Making the Other Half Whole

Posted by Saaib Uppal, CPA

Wedding PhotoWhen entering into a relationship such as marriage, there are immediate changes in one’s life. One of those is, of course, the requirement to consent. Those activities or decisions you pursued in the past while single are no longer exclusively in your hands. A second vote has been added (and depending on the spouse – perhaps a couple of votes!) into each process before it becomes final. Perhaps as a genuine public policy (or maybe to avoid the wrath of angry spouses) the IRS has required spousal consent for some distributions that a participant takes out of an employer-sponsored retirement plan account with a Qualified Joint & Survivor Annuity (QJSA) form of distribution. Generally, this includes defined benefit pension plans and defined contribution plans that have balances that were merged into the plan from an old money purchase pension plan. Some plans that offer annuity products as an investment option also require spousal consent for distributions.

But what if you take a distribution without receiving the required consent? Well, the IRS in Revenue Procedure 2013-12 has provided a couple of options to correct the failure and to “make the other half whole.”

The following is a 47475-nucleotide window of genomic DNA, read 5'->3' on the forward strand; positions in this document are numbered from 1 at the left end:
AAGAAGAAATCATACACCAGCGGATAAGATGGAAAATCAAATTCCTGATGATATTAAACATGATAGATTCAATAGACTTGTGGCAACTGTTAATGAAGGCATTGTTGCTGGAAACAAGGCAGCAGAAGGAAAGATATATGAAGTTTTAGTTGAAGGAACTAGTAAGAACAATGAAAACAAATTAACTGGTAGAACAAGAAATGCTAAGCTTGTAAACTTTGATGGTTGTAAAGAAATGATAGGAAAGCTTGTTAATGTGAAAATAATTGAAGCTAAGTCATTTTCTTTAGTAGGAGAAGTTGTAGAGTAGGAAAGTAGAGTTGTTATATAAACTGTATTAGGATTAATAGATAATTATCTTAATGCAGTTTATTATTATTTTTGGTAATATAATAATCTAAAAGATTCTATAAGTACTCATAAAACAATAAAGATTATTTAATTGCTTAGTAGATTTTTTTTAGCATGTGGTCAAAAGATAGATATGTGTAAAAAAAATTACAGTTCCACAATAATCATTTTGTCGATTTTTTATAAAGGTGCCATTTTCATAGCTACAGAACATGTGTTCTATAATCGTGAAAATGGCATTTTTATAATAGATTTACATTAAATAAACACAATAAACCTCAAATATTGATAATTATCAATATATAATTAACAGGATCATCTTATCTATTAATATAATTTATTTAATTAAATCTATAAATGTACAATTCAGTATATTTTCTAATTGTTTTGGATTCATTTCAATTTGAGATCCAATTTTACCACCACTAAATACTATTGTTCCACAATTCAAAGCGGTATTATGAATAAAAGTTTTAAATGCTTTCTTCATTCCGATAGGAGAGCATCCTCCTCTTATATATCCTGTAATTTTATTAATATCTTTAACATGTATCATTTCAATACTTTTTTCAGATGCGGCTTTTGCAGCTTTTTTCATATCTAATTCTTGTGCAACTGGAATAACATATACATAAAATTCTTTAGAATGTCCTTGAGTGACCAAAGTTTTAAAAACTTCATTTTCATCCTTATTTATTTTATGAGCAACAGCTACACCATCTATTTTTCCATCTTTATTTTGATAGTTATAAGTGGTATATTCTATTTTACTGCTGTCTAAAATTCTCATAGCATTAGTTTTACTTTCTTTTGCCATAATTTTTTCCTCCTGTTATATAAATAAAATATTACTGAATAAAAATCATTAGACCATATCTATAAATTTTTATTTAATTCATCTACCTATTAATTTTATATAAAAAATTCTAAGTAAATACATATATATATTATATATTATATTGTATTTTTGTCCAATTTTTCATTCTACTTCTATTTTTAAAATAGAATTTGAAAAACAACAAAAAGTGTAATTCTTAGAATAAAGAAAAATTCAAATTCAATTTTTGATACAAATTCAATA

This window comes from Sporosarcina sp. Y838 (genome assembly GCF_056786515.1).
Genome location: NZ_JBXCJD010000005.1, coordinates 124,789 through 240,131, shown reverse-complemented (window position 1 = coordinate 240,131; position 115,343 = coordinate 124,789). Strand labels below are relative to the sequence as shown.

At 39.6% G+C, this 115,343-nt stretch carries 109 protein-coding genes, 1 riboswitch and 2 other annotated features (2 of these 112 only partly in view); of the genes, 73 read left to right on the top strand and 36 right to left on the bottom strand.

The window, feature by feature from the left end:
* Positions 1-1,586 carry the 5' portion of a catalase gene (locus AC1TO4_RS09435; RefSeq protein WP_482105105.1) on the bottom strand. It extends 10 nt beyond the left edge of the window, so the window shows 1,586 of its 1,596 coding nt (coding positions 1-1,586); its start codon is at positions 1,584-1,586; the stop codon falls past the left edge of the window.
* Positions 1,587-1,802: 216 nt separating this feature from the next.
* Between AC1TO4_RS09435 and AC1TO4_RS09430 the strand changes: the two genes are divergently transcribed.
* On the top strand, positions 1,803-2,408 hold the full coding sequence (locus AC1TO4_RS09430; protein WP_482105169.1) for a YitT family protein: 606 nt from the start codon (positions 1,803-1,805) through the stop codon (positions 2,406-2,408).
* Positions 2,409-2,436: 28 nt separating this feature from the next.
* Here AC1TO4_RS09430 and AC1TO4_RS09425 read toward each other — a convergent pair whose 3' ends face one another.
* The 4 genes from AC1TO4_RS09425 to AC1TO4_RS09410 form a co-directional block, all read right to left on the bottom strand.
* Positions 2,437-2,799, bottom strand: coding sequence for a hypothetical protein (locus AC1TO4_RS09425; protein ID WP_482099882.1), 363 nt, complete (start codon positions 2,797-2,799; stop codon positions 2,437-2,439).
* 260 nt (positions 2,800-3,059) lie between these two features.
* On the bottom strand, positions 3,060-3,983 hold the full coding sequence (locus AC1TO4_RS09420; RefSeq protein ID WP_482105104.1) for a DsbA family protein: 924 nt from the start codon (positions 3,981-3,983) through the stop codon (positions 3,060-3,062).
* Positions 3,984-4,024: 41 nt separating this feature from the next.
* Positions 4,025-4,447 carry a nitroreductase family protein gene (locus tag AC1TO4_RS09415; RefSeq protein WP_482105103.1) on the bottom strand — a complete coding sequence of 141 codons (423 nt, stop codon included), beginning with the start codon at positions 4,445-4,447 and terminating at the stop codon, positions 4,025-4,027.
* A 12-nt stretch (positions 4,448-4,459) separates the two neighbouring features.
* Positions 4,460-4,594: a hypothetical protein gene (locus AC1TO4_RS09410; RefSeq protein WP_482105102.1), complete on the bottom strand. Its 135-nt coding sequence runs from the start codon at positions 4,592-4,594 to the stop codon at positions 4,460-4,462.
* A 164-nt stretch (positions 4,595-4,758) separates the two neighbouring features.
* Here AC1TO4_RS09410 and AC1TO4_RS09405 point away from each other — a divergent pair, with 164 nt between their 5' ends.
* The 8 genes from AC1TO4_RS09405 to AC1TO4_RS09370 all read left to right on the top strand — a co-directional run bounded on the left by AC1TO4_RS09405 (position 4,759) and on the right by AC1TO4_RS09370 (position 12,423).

1. The first is a simple “get out of jail free” card in which the spouse gives his or her consent retroactively for the distribution.
  2. The second is slightly more complicated. A spouse is provided a benefit that is equal “to the portion of the qualified joint and survivor annuity that would have been payable to the spouse upon the death of the participant had a qualified joint and survivor annuity been provided to the participant under the plan at the annuity starting date for the prior distribution.”
  3. Alternatively, the spouse making the claim may elect to receive a single-sum payment equal to the actuarial present value of that survivor annuity benefit described in option #2. Note that if the plan is subject to a restriction on single-sum payments, the plan sponsor must make a contribution to the plan to ensure the plan’s adjusted funding target attainment is not compromised.

It goes without saying (or does it?) that the spouse referred to above is the spouse at the time of the distribution. A participant whose retirement benefit is subject to the QJSA rules must obtain consent for a lump-sum payment, or making their other half whole may end up costing much more than flowers and chocolate.

Photo by josefnovak33 (License)

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